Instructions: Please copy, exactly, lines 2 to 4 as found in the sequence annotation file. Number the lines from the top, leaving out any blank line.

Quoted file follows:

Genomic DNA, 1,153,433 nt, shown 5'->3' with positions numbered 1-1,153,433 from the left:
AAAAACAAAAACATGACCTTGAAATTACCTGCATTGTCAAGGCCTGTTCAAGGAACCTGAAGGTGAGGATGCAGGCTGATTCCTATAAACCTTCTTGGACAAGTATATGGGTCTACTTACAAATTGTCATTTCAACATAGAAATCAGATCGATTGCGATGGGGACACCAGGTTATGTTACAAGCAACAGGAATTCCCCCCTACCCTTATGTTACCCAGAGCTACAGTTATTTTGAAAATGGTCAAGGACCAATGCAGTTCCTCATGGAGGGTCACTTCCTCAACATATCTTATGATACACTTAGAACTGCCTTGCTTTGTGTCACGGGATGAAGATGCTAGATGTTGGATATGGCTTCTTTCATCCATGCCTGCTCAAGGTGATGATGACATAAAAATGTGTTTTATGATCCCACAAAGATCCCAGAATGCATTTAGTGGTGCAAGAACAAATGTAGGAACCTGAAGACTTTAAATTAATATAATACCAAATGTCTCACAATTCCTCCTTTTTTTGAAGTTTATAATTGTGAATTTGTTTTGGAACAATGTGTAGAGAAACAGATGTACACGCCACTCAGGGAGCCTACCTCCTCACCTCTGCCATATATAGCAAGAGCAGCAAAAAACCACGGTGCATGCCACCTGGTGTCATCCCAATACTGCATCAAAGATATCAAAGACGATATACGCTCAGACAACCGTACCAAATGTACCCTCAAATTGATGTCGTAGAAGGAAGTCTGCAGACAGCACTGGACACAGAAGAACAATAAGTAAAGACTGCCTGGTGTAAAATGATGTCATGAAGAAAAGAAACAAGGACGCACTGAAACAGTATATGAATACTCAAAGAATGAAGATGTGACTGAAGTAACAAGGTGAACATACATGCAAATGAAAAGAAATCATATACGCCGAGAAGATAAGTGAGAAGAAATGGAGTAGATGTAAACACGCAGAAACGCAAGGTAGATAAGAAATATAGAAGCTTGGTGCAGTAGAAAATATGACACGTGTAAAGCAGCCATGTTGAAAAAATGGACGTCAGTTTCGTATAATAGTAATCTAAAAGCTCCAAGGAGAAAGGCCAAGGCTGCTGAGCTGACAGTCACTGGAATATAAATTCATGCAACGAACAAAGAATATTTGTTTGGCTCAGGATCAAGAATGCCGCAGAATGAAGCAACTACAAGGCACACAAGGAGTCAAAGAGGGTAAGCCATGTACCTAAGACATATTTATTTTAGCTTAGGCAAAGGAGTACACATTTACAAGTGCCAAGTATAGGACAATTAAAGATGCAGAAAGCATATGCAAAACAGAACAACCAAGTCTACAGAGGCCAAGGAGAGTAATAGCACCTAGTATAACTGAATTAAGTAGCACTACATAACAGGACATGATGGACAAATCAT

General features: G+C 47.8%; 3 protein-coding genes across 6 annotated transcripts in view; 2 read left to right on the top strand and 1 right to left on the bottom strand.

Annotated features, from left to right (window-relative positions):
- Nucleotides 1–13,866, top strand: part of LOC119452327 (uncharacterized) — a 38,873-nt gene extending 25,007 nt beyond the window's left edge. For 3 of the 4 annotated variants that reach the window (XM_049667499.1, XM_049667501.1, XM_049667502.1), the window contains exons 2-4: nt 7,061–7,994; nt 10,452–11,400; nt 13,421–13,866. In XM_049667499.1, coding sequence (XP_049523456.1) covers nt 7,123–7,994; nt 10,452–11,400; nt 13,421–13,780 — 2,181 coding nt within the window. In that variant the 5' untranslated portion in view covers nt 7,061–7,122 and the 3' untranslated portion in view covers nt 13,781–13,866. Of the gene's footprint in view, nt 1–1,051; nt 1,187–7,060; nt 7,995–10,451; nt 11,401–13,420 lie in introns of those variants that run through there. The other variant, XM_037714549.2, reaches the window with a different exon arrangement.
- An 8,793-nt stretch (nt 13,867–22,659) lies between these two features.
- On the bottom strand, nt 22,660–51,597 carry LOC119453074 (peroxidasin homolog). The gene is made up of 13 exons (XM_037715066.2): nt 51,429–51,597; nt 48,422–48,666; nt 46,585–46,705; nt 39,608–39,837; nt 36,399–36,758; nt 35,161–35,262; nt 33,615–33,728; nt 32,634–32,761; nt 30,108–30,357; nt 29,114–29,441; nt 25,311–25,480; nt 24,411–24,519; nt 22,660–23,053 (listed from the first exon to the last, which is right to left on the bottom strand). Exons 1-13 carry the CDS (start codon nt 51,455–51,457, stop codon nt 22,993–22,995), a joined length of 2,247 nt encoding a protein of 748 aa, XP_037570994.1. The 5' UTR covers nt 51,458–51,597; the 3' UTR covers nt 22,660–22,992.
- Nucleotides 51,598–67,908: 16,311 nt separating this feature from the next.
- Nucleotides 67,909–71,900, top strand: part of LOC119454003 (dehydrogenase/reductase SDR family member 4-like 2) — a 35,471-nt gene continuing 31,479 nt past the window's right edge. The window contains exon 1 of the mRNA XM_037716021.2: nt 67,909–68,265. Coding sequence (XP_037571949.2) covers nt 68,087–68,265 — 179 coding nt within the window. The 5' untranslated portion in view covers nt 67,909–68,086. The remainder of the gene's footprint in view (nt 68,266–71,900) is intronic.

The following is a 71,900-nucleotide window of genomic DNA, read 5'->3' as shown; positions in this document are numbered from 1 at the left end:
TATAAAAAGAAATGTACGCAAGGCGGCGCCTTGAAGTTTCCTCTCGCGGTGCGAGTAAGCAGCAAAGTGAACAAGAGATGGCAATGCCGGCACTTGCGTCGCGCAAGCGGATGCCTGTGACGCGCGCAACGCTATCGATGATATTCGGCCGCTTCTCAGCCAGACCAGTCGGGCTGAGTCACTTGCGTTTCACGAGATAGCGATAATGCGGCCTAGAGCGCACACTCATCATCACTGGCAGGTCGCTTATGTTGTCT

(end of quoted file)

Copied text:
AAAAACAAAAACATGACCTTGAAATTACCTGCATTGTCAAGGCCTGTTCAAGGAACCTGAAGGTGAGGATGCAGGCTGATTCCTATAAACCTTCTTGGACAAGTATATGGGTCTACTTACAAATTGTCATTTCAACATAGAAATCAGATCGATTGCGATGGGGACACCAGGTTATGTTACAAGCAACAGGAATTCCCCCCTACCCTTATGTTACCCAGAGCTACAGTTATTTTGAAAATGGTCAAGGACCAATGCAGTTCCTCATGGAGGGTCACTTCCTCAACATATCTTATGATACACTTAGAACTGCCTTGCTTTGTGTCACGGGATGAAGATGCTAGATGTTGGATATGGCTTCTTTCATCCATGCCTGCTCAAGGTGATGATGACATAAAAATGTGTTTTATGATCCCACAAAGATCCCAGAATGCATTTAGTGGTGCAAGAACAAATGTAGGAACCTGAAGACTTTAAATTAATATAATACCAAATGTCTCACAATTCCTCCTTTTTTTGAAGTTTATAATTGTGAATTTGTTTTGGAACAATGTGTAGAGAAACAGATGTACACGCCACTCAGGGAGCCTACCTCCTCACCTCTGCCATATATAGCAAGAGCAGCAAAAAACCACGGTGCATGCCACCTGGTGTCATCCCAATACTGCATCAAAGATATCAAAGACGATATACGCTCAGACAACCGTACCAAATGTACCCTCAAATTGATGTCGTAGAAGGAAGTCTGCAGACAGCACTGGACACAGAAGAACAATAAGTAAAGACTGCCTGGTGTAAAATGATGTCATGAAGAAAAGAAACAAGGACGCACTGAAACAGTATATGAATACTCAAAGAATGAAGATGTGACTGAAGTAACAAGGTGAACATACATGCAAATGAAAAGAAATCATATACGCCGAGAAGATAAGTGAGAAGAAATGGAGTAGATGTAAACACGCAGAAACGCAAGGTAGATAAGAAATATAGAAGCTTGGTGCAGTAGAAAATATGACACGTGTAAAGCAGCCATGTTGAAAAAATGGACGTCAGTTTCGTATAATAGTAATCTAAAAGCTCCAAGGAGAAAGGCCAAGGCTGCTGAGCTGACAGTCACTGGAATATAAATTCATGCAACGAACAAAGAATATTTGTTTGGCTCAGGATCAAGAATGCCGCAGAATGAAGCAACTACAAGGCACACAAGGAGTCAAAGAGGGTAAGCCATGTACCTAAGACATATTTATTTTAGCTTAGGCAAAGGAGTACACATTTACAAGTGCCAAGTATAGGACAATTAAAGATGCAGAAAGCATATGCAAAACAGAACAACCAAGTCTACAGAGGCCAAGGAGAGTAATAGCACCTAGTATAACTGAATTAAGTAGCACTACATAACAGGACATGATGGACAAATCAT

General features: G+C 47.8%; 3 protein-coding genes across 6 annotated transcripts in view; 2 read left to right on the top strand and 1 right to left on the bottom strand.

Annotated features, from left to right (window-relative positions):